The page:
Thursday, 17 February 2011

Skeletons (2010) is Britain does Inception in the same way that Misfits is Britain does The X-Men

Viewing context:
Saw it at the monthly event, Minicine, which takes place in the Leeds Industrial Museum in a tiny 26 seat cinema. Free tea, home made cake and a DVD swap box. I knew nothing about the film at all except that Jason Isaacs is in it and that he has been doing some big time promoting for it. Glad he did.

Written and directed by Nick Whitfield; this is his feature debut and I will be looking out for more from him.

What happened:
Two fellas, Davis (Ed Gaughan) and Bennet (Andrew Buckley) go about extracting people's metaphoric skeletons from their literal wardrobes. They set up lo-fi scientific/paranormal detection-looking equipment, then literally enter the wardrobe and are subsequently transported into the memories of those who own said wardrobe. The bulk of this film is spent on one particular case where a mother of two wants our mind wandering protagonists to enter her families' wardrobe/memories to see if they can locate her husband, who has been missing for eight years, but one of these extractors has been conducting his own trips into his own memories, hence the Inception link.

What it did particularly well:
The dialogue was captivating; it was incredibly inventive and funny at the same time as giving insight and depth to the characters.
It struck the right balance for me; it somehow managed to be ludicrously funny and far fetched whilst still convincingly dealing with sincere, weighty issues of loss, death and bereavement. One thing that helped prop up the gravitas of the subject matter, despite the zany setup, was the powerful powerful score, which maintained its own balance of being big, but non intrusive.

What unimpressed or missed potential:
The only loose knot was that the first example couples, that introduced us to this peculiar occupation, were really overacted and didn't capture the balance I mention above, of being unconventional yet still believable; they just seemed disingenuous. This got it off to an uncertain start (despite the fantastic opening conversation), but when they were out of the way, every other performance got it right.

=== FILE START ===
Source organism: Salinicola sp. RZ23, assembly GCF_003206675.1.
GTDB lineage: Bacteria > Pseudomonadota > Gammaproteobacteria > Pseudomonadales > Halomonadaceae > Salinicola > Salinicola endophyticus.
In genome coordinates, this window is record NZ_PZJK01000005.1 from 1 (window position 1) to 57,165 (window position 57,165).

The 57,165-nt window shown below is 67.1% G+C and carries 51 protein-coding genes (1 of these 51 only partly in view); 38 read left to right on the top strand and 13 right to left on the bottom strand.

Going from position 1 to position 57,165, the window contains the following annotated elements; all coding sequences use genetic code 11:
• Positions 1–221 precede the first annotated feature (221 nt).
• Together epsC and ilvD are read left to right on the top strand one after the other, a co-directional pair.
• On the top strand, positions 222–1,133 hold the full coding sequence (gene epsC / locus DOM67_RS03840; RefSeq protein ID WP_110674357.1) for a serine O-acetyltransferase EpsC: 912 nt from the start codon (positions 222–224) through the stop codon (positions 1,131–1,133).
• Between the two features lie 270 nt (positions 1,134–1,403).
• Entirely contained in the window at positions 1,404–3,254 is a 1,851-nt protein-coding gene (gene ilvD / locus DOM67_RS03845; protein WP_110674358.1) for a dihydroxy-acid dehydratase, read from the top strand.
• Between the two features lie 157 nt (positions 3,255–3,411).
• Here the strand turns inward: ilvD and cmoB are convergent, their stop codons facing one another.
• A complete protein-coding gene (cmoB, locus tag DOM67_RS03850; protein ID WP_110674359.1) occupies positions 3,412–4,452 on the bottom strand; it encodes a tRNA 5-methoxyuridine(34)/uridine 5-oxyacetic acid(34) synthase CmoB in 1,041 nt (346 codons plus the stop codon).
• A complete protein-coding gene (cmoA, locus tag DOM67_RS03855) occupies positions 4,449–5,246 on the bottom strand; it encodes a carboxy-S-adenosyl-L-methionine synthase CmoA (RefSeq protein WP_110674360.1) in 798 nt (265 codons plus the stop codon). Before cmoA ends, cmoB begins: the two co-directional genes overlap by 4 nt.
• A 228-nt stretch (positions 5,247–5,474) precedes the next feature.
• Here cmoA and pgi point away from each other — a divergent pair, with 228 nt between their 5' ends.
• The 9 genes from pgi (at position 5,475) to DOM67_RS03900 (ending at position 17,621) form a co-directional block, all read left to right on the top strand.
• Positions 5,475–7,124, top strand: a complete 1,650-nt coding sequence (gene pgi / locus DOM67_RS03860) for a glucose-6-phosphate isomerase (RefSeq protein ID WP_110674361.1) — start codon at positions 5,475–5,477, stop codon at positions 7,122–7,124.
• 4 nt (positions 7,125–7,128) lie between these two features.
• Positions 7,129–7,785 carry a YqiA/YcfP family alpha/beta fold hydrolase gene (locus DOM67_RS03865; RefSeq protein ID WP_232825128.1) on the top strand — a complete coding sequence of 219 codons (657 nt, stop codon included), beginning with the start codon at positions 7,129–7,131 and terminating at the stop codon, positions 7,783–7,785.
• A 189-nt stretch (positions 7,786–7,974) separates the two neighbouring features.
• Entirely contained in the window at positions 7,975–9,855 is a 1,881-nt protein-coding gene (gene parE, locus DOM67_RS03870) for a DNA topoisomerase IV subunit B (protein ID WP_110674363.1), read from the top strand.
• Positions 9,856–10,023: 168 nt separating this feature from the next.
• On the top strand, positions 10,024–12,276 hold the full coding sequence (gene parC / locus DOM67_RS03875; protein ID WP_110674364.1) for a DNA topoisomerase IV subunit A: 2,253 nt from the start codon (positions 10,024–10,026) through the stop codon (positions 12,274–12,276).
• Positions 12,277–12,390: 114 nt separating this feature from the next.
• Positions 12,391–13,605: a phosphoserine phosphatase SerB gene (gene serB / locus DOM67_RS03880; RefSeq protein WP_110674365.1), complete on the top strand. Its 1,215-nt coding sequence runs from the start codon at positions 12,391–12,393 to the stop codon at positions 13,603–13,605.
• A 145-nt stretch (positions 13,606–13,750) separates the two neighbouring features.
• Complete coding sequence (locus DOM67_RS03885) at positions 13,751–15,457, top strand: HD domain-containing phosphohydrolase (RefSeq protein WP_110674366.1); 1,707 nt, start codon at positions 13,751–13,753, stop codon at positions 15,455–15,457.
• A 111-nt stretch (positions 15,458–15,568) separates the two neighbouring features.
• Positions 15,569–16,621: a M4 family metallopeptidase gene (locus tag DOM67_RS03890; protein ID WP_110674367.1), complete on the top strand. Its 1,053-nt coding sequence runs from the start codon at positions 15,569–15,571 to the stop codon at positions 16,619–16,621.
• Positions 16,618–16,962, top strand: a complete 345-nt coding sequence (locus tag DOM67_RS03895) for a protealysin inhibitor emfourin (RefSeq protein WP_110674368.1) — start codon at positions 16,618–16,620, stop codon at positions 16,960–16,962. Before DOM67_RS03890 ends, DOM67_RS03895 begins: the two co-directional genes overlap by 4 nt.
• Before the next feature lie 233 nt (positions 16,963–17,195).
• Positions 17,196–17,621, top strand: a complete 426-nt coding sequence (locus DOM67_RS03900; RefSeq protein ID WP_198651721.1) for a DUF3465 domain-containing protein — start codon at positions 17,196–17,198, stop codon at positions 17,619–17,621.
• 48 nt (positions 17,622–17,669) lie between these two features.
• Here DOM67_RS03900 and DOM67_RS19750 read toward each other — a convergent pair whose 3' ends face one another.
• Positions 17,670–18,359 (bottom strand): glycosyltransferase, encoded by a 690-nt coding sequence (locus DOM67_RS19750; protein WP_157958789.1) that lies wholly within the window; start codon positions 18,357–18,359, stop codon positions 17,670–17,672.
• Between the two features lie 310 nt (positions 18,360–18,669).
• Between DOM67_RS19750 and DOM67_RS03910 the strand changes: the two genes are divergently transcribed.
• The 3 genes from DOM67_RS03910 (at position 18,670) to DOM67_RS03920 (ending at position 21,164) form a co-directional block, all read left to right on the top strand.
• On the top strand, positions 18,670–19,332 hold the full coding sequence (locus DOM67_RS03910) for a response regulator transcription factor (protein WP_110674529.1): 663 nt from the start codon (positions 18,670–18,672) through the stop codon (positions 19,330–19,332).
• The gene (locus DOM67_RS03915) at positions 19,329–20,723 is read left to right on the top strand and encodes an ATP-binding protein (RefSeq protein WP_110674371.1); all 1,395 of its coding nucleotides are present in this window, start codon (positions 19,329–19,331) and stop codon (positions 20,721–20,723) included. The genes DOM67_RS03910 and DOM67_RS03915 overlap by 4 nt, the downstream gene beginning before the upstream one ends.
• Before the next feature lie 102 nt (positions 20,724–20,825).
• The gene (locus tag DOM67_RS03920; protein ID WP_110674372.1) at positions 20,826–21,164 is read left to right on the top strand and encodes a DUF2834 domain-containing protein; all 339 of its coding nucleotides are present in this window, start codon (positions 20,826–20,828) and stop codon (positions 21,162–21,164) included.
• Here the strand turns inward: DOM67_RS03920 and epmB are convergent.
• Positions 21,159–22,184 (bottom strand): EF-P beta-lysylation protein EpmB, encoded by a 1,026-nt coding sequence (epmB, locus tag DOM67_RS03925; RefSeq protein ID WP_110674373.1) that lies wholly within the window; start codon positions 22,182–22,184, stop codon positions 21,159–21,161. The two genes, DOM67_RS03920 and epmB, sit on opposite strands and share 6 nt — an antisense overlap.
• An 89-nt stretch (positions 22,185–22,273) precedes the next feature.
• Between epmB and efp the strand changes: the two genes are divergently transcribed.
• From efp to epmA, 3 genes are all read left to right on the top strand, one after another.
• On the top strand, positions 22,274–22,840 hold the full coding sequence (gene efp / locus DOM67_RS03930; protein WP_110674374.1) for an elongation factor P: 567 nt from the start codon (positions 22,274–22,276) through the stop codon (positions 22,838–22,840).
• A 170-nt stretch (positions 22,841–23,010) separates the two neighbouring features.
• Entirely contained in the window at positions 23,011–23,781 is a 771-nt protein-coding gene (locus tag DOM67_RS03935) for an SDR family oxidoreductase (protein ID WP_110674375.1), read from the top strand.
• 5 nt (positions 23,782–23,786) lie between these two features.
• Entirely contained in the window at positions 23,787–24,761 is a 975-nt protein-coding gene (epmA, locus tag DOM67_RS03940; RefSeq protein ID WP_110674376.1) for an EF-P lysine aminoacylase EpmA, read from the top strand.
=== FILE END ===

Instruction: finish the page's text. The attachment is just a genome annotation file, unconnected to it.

It stressed the need to let things go; that you cannot - and should not - hold on to things that have gone. Holding onto falsified notions of how things are, based on what they were, can only damage the soul and cease any personal progression. Things can start anew, but they cannot do so until it can be accepted that some things must stay in the past.
There is a related sub-theme, regarding being true to your decisions rather than following what you are told should be. Further, that you will not be in a position of self worth, in order to achieve this level of self-confident decision making with skeletons in your past.

Scene of the film:
The scene when Davis wakes up Bulgarian is a contender, as is the very opening scene; the line of dialogue wherein Davis explains how, due to grounds of moral ambiguity, Rasputin cannot be deemed an assassination in the sane vein as someone the likes of JFK. Rasputin was straight up, rather than leading a double life of being one thing in public and another in private, so therefore was a different entity altogether. This comedic opening scene immediately sets up the theme of being true, honest and accepting responsibility.

Performance of the film:
Tuppence Middleton was great as the detached twenty one year old Candy, but the leads are what makes it what it is, particularly Ed Gaughan. It is worth inserting this link, that I stumbled across whilst checking up on who they are and what else they have done, only to discover that they aren’t actually film actors, but a comedy duo.

Final word:
Funny, yet weighty. Well paced, with great music and even better performances.

No comments:

Post a Comment